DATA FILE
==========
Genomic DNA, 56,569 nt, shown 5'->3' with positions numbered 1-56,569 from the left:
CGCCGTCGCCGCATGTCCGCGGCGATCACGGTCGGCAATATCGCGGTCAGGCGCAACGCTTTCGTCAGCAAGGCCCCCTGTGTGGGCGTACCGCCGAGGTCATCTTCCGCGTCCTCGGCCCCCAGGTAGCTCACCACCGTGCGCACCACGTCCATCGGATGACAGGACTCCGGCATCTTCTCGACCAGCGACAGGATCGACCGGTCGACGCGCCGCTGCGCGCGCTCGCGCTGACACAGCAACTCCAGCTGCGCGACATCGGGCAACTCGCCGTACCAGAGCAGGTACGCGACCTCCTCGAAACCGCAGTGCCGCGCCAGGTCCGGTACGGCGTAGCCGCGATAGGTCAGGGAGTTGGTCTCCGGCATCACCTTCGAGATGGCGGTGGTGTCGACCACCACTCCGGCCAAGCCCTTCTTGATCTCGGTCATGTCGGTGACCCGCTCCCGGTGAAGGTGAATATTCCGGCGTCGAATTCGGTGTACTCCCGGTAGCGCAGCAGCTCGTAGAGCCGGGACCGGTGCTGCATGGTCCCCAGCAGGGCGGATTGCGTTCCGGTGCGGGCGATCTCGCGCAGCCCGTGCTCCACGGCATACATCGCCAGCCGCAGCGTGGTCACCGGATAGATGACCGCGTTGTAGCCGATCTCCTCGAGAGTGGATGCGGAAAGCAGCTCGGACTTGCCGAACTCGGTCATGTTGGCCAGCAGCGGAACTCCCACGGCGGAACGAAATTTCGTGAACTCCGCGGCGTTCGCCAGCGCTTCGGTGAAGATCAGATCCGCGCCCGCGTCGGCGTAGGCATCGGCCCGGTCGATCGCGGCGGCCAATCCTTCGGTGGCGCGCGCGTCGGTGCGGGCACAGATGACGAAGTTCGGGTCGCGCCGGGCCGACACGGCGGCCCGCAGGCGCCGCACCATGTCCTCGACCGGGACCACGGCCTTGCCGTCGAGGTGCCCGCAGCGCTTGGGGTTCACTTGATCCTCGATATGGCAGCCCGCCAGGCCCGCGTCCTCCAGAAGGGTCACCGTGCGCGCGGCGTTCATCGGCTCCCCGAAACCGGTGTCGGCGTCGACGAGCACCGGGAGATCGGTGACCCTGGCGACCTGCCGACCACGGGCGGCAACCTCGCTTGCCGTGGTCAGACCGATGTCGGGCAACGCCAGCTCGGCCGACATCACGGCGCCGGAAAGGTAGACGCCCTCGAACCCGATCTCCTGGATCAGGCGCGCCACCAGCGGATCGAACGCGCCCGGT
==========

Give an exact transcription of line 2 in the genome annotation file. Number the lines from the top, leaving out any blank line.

CGCCGTCGCCGCATGTCCGCGGCGATCACGGTCGGCAATATCGCGGTCAGGCGCAACGCTTTCGTCAGCAAGGCCCCCTGTGTGGGCGTACCGCCGAGGTCATCTTCCGCGTCCTCGGCCCCCAGGTAGCTCACCACCGTGCGCACCACGTCCATCGGATGACAGGACTCCGGCATCTTCTCGACCAGCGACAGGATCGACCGGTCGACGCGCCGCTGCGCGCGCTCGCGCTGACACAGCAACTCCAGCTGCGCGACATCGGGCAACTCGCCGTACCAGAGCAGGTACGCGACCTCCTCGAAACCGCAGTGCCGCGCCAGGTCCGGTACGGCGTAGCCGCGATAGGTCAGGGAGTTGGTCTCCGGCATCACCTTCGAGATGGCGGTGGTGTCGACCACCACTCCGGCCAAGCCCTTCTTGATCTCGGTCATGTCGGTGACCCGCTCCCGGTGAAGGTGAATATTCCGGCGTCGAATTCGGTGTACTCCCGGTAGCGCAGCAGCTCGTAGAGCCGGGACCGGTGCTGCATGGTCCCCAGCAGGGCGGATTGCGTTCCGGTGCGGGCGATCTCGCGCAGCCCGTGCTCCACGGCATACATCGCCAGCCGCAGCGTGGTCACCGGATAGATGACCGCGTTGTAGCCGATCTCCTCGAGAGTGGATGCGGAAAGCAGCTCGGACTTGCCGAACTCGGTCATGTTGGCCAGCAGCGGAACTCCCACGGCGGAACGAAATTTCGTGAACTCCGCGGCGTTCGCCAGCGCTTCGGTGAAGATCAGATCCGCGCCCGCGTCGGCGTAGGCATCGGCCCGGTCGATCGCGGCGGCCAATCCTTCGGTGGCGCGCGCGTCGGTGCGGGCACAGATGACGAAGTTCGGGTCGCGCCGGGCCGACACGGCGGCCCGCAGGCGCCGCACCATGTCCTCGACCGGGACCACGGCCTTGCCGTCGAGGTGCCCGCAGCGCTTGGGGTTCACTTGATCCTCGATATGGCAGCCCGCCAGGCCCGCGTCCTCCAGAAGGGTCACCGTGCGCGCGGCGTTCATCGGCTCCCCGAAACCGGTGTCGGCGTCGACGAGCACCGGGAGATCGGTGACCCTGGCGACCTGCCGACCACGGGCGGCAACCTCGCTTGCCGTGGTCAGACCGATGTCGGGCAACGCCAGCTCGGCCGACATCACGGCGCCGGAAAGGTAGACGCCCTCGAACCCGATCTCCTGGATCAGGCGCGCCACCAGCGGATCGAACGCGCCCGGT